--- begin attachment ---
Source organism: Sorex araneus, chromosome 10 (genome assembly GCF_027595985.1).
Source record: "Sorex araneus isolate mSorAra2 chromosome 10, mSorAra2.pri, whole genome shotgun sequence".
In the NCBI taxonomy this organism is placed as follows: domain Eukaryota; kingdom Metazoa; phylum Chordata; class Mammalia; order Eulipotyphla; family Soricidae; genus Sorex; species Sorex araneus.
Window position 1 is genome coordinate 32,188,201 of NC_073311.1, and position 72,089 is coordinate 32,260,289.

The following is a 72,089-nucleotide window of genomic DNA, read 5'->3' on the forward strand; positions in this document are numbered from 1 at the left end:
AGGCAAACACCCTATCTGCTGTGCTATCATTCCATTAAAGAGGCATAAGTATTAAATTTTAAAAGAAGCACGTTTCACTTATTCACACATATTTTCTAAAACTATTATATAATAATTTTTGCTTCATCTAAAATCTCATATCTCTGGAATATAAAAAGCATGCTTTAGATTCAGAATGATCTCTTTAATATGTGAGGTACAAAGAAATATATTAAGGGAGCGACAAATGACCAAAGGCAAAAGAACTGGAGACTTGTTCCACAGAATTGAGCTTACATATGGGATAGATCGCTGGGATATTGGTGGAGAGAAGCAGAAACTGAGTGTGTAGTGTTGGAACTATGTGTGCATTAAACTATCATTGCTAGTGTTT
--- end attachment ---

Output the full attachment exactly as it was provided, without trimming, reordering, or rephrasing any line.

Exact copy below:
Source organism: Sorex araneus, chromosome 10 (genome assembly GCF_027595985.1).
Source record: "Sorex araneus isolate mSorAra2 chromosome 10, mSorAra2.pri, whole genome shotgun sequence".
In the NCBI taxonomy this organism is placed as follows: domain Eukaryota; kingdom Metazoa; phylum Chordata; class Mammalia; order Eulipotyphla; family Soricidae; genus Sorex; species Sorex araneus.
Window position 1 is genome coordinate 32,188,201 of NC_073311.1, and position 72,089 is coordinate 32,260,289.

The following is a 72,089-nucleotide window of genomic DNA, read 5'->3' on the forward strand; positions in this document are numbered from 1 at the left end:
AGGCAAACACCCTATCTGCTGTGCTATCATTCCATTAAAGAGGCATAAGTATTAAATTTTAAAAGAAGCACGTTTCACTTATTCACACATATTTTCTAAAACTATTATATAATAATTTTTGCTTCATCTAAAATCTCATATCTCTGGAATATAAAAAGCATGCTTTAGATTCAGAATGATCTCTTTAATATGTGAGGTACAAAGAAATATATTAAGGGAGCGACAAATGACCAAAGGCAAAAGAACTGGAGACTTGTTCCACAGAATTGAGCTTACATATGGGATAGATCGCTGGGATATTGGTGGAGAGAAGCAGAAACTGAGTGTGTAGTGTTGGAACTATGTGTGCATTAAACTATCATTGCTAGTGTTT